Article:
During the writing process, twelve poems became fourteen which in turn became sixteen. I asked each poet to pick a piece to read: the one that resonated most deeply. However, I had specific people in mind for a few of the poems. Firstly, I wrote ‘Homefront Prayer’, an expression of gratitude for all of those who keep society afloat during these troubled times, for Cathy Carson, an acclaimed performance poet and an emotional powerhouse whose profession as a cancer nurse adds another level of sincerity. This much longer piece is full of internal rhyme and tricky run-on lines in the vein of Allen Ginsberg:
Thank God for nurses weeping in break rooms:
almost broken after a double shift,
cheeks striped red from elasticated strips
on masks designed to minimise the risk
of this deadly disease yet still in fear
that this thin armour is not sufficient
to safeguard the health of their families
yet with no hesitation delivering
priceless sympathy and medication
to their patients in the direst of straits.
Cathy delivers a remarkable reading: she captures the intercessory timbre that the title might suggest – the repeated refrain “Thank God for…” is meant entirely literally. Secondly, I chose ‘Raised’ for Gaynor Kane, hoping that its narrative about baking and family would chime with her warm and generous personality. Lastly, I reserved ‘Lullaby’ for my own young daughter Anna: I hoped that her childlike naivety would counterbalance the anxiety and distress that characterise the beginning of the sequence:
Tomorrow, we will wake to a green light
Pouring out like wine from a cracked ewer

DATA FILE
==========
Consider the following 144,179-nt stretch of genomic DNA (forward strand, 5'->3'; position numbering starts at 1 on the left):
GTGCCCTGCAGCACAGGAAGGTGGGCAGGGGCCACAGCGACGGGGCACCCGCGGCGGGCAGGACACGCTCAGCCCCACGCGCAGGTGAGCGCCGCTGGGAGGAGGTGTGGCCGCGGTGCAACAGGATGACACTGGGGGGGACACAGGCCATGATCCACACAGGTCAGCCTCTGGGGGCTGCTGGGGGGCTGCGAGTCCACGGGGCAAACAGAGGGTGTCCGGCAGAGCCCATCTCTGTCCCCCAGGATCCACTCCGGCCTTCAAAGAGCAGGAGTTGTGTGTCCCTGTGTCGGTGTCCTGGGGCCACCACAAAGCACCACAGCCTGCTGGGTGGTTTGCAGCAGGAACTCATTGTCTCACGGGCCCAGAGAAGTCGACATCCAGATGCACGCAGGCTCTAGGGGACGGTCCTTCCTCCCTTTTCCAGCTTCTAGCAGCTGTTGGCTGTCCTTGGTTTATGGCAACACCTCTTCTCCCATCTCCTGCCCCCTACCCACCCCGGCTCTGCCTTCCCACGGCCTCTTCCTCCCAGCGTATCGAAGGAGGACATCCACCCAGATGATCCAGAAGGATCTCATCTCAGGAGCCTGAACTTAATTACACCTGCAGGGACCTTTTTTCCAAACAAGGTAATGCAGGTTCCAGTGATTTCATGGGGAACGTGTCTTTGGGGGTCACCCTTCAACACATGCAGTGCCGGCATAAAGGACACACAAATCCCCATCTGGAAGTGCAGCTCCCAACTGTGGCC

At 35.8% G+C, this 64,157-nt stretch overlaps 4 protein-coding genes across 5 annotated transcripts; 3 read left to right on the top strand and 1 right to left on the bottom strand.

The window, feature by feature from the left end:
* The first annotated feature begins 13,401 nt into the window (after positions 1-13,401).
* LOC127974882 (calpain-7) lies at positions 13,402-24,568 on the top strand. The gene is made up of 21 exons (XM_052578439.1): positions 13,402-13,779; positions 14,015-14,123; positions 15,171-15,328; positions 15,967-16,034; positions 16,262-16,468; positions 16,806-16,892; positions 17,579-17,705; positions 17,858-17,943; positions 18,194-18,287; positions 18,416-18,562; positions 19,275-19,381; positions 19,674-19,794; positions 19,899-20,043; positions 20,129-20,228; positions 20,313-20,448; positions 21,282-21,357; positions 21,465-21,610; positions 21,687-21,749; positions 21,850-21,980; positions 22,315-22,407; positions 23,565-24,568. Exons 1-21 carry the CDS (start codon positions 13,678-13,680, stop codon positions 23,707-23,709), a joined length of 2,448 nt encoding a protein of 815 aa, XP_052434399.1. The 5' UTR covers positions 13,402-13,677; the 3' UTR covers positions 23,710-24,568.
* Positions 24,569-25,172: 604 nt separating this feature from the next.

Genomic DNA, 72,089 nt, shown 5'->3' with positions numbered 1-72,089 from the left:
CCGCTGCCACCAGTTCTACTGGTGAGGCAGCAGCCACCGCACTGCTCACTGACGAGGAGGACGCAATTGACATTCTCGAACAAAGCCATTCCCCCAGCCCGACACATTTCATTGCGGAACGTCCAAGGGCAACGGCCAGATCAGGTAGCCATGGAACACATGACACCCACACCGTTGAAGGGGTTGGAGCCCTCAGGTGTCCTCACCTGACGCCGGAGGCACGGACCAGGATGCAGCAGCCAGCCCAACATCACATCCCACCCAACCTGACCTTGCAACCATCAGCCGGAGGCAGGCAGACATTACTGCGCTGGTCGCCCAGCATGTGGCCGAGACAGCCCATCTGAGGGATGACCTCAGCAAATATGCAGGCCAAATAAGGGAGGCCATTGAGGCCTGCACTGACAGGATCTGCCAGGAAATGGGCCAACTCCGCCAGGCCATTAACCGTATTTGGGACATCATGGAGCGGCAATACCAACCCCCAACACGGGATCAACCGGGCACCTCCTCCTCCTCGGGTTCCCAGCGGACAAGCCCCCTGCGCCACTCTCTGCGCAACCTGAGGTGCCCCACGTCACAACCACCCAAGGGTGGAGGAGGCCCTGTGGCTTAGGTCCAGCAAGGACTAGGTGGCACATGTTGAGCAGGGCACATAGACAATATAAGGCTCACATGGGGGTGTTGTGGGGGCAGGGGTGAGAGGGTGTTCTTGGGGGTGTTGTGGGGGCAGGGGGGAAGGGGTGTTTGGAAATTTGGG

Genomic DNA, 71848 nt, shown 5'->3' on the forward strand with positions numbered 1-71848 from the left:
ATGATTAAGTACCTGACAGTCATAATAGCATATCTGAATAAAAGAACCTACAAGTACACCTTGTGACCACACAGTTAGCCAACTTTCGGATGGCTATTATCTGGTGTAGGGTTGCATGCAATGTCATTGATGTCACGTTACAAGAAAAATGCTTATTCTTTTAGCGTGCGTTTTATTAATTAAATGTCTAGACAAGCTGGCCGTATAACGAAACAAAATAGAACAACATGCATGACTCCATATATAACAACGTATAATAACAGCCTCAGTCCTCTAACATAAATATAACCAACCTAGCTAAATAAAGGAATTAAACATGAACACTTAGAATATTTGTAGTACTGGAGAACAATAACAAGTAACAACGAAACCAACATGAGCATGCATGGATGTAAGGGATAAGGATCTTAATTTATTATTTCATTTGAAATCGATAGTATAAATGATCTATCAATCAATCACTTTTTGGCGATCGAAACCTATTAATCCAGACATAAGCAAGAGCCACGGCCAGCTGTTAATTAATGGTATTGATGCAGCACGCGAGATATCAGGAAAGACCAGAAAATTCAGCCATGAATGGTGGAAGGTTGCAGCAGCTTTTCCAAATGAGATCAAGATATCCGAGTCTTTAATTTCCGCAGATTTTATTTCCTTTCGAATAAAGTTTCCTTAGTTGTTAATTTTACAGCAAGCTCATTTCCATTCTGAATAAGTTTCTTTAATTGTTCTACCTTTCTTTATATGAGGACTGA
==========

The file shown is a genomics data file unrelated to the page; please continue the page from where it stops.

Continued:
The influence of war poetry can be keenly felt throughout the project. ‘Blackout’ and ‘Blitzkrieg’, read by Ray Givans and Amy Louise Wyatt respectively, are the most obvious in this regard as they feature military imagery and allusions to the Blitz:
Fetching necessary groceries involved a sortie
Of precision planning: a trench run through starless quarries
Other poems veer off into more surreal territory. Glen Wilson delivers a haunting rendition of ‘Storm Of The Century’, which connects the pandemic to the deep chill of 2010:
In years to come, when someone asks me for the facts,
I will say: waiting for the virus felt like that.
‘Lacunae’, voiced by Linda McKenna, employs the real life theft of the Mona Lisa in 1911 as an extended metaphor for social separation. ‘Reclaimed’, read with real gravitas by Keith Payne, was inspired by news stories of wild animals sneaking into deserted cities at night:
Cobbled streets echoed with wild boar and mountain
goats. Pumas lay on park benches like discarded coats.
I love this idea of urban rejuvenation, of societal healing in the ‘Asclepeion’ mentioned in Mel McMahon’s poem, of recalibrating and hopefully re-emerging with more compassion and at the very least a desire to take better care of each other and ourselves. As Pat Boran puts it so musically in the opening poem ‘Lull’:
with perfect hindsight and the clearest of glass,
we see each day,
less blurry now, as it slowly edges past.
However, the real purpose of A Silent War is to raise funds for Cruse Bereavement Care – a charity that leant me invaluable guidance and the tools to navigate a time of painful grieving. Not only is this organisation of great personal significance but also one whose services will be much needed when the pandemic eventually subsides. Cruse offers counselling, largely by volunteers, to children, young people and adults who are struggling to cope with their grief, and all money raised by the project will go towards helping them in their mission.
PLEASE SUPPORT THIS PROJECT AND IN DOING SO, SUPPORT CRUSE AND THE PEOPLE WHO SO BADLY NEED THEIR SERVICES.
A Silent War’s donation page is HERE
And you can learn more about the A Silent War Project HERE
Ross Thompson is an award-winning writer and English teacher from Bangor, County Down. His poetry has featured on television, radio and in an extensive selection of international journals and publications. He continues to read at arts festivals and literary events across the country, and he has also collaborated on several multimedia commissions.